Historic setting a big draw for Pine Log Arts and Crafts Fair
by Marie Nesmith
Aug 28, 2012 | 2278 views | 0 0 comments | 27 27 recommendations | email to a friend | print
Tracey Soignier and her grandson Brandon Bosdell look at some intarsia woodworking for sale at last year’s Pine Log Arts and Crafts Fair.
SKIP BUTLER/The Daily Tribune News, File
Tracey Soignier and her grandson Brandon Bosdell look at some intarsia woodworking for sale at last year’s Pine Log Arts and Crafts Fair. SKIP BUTLER/The Daily Tribune News, File
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Established in the 1800s, Pine Log United Methodist Church’s Campground will continue to serve as a historic backdrop for its annual arts and crafts fair.

Sponsored by the Pine Log United Methodist men, the Pine Log Arts and Crafts Fair will be held Sept. 8, 10 a.m. to 6 p.m., and Sept. 9, 11 a.m. to 5 p.m. In its 33rd year, the offering will feature free guided tours of the site, about 60 arts and crafts vendors — selling their wares on the church’s grounds, underneath the open-air tabernacle and on the porches of camp meeting cabins — entertainment and food.

“The Pine Log setting, of course, I would dare say there’s very few festivals in Georgia that have such a uniquely historic setting,” said Regina Wheeler, deputy director for the Cartersville-Bartow County Convention & Visitors Bureau. “Certainly Pine Log is one of the oldest churches in Bartow County, one of the very few with an existing tabernacle — could possibly be the only one that I’m aware of — and then the camp meeting cabins. A lot of people outside of the Methodist faith may not have really experienced that camp meeting atmosphere.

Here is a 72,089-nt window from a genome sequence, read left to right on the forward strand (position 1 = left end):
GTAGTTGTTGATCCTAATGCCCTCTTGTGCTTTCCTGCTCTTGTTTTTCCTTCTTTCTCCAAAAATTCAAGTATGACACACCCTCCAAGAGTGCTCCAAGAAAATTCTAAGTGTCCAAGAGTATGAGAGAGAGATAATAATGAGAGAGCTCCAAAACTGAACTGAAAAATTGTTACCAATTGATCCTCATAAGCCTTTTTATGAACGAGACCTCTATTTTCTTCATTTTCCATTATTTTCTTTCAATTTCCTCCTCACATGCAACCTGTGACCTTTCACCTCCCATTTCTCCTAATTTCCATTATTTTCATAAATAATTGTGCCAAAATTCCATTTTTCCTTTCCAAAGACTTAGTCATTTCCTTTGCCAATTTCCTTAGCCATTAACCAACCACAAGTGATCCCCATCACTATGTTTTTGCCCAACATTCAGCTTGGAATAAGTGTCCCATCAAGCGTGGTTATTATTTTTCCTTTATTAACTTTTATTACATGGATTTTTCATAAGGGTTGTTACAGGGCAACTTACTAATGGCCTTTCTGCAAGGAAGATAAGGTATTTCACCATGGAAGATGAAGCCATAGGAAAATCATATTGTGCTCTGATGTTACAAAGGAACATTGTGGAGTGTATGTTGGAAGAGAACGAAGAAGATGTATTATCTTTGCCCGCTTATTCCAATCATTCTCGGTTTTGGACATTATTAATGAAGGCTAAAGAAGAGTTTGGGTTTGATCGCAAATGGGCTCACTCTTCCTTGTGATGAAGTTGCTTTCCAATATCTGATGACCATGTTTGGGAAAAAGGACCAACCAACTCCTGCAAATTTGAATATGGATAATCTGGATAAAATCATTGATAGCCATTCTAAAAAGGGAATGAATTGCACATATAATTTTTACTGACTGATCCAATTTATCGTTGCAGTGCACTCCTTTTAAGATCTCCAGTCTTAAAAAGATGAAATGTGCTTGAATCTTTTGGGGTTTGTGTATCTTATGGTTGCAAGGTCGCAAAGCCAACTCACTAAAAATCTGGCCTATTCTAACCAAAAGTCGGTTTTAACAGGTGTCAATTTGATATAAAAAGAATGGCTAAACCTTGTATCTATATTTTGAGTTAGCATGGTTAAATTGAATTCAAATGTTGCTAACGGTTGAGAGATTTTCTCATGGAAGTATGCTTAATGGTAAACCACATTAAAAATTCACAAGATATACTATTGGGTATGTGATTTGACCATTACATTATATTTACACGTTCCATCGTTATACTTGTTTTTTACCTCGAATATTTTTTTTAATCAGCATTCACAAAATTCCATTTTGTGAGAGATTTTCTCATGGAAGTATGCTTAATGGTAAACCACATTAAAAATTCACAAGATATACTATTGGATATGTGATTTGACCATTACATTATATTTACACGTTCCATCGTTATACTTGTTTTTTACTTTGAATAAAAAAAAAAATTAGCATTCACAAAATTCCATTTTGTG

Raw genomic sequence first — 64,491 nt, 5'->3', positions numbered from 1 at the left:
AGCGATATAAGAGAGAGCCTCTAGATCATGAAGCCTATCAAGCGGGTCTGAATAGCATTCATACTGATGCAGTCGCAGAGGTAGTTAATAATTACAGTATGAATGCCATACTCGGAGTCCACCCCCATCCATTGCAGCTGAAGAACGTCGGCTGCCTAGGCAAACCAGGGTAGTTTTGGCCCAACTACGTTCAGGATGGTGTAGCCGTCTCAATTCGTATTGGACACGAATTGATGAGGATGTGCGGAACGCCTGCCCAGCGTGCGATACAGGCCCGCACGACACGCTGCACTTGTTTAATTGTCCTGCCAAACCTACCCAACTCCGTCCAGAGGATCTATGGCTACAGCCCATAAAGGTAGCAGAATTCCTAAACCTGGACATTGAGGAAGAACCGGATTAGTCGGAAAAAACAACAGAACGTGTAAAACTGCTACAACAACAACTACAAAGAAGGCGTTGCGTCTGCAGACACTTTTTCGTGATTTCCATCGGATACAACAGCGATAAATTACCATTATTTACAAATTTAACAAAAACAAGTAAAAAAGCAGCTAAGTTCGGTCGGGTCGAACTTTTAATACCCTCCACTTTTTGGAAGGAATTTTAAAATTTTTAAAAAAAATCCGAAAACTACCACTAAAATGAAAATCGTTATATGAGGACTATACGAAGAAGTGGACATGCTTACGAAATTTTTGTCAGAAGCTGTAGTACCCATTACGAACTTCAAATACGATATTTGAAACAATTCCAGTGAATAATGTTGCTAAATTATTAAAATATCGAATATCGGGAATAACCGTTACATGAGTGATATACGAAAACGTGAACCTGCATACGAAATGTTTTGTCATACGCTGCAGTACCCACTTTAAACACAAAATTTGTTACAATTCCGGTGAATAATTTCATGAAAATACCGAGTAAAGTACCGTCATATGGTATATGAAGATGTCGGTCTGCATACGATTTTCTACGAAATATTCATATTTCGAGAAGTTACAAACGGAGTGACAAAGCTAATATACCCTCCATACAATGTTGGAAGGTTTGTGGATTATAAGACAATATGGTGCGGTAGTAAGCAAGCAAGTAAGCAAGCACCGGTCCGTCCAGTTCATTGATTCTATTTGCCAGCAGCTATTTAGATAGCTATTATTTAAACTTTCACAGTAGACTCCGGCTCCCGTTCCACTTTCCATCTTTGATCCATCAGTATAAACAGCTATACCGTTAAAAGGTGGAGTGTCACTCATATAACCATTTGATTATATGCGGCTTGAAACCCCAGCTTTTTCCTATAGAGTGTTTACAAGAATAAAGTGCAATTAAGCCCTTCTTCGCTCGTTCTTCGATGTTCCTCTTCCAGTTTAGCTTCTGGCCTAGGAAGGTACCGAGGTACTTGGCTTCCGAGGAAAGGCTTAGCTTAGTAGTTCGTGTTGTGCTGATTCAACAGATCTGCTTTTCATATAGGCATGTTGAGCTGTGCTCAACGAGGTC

“So it’s just really neat that they use the full grounds for this festival and [there is] always wonderful quality arts and crafts that are found there and it is a fundraiser for the church. So you can come out and enjoy a good time and then feel good about giving back to the community and to things that the church does.”

Referring to the tours as “informative,” Mary Lou Wilson — the event’s coordinator and member of Pine Log UMC — said participants will gain valuable insight, such as the church at 3497 Pine Log Road in Rydal is widely known for events surrounding a South Carolina earthquake on Aug. 31, 1886. At the end of the camp meeting service, the Rev. J.N. Sullivan prayed out loud, “Lord, if it takes it to enter the hearts of these people, shake the grounds on which this old building stands,” according to www.pinelogumc.com.

Immediately following the prayer, the congregation felt the effects from the earthquake originating in Charleston, S.C. With the church family physically and emotionally moved by the incident, they became motivated to rebuild their burned down tabernacle, completing the project within two years.

“We always [offer] the free history tours,” Wilson said, adding the tours provide background on the church, cemetery and grounds. “... We’re always interested in people learning about the history of the area. There’s a lot of new people around in the area and surprisingly we have people from sometimes a long ways away that come that have ties to Pine Log and they’re always interested in hearing about those kinds of things.”

Expected to draw about 3,500 people, the Pine Log Arts and Crafts Fair primarily attracts people from Bartow and its surrounding counties. This year, the juried art show will feature a wide array of items for sale, ranging from pottery from fabric crafts.

While children 12 and younger will be admitted at no cost, adults will be charged $3. For more information about the event, call 770-607-5350 or 770-608-1285 or visit www.pinelogumc.com.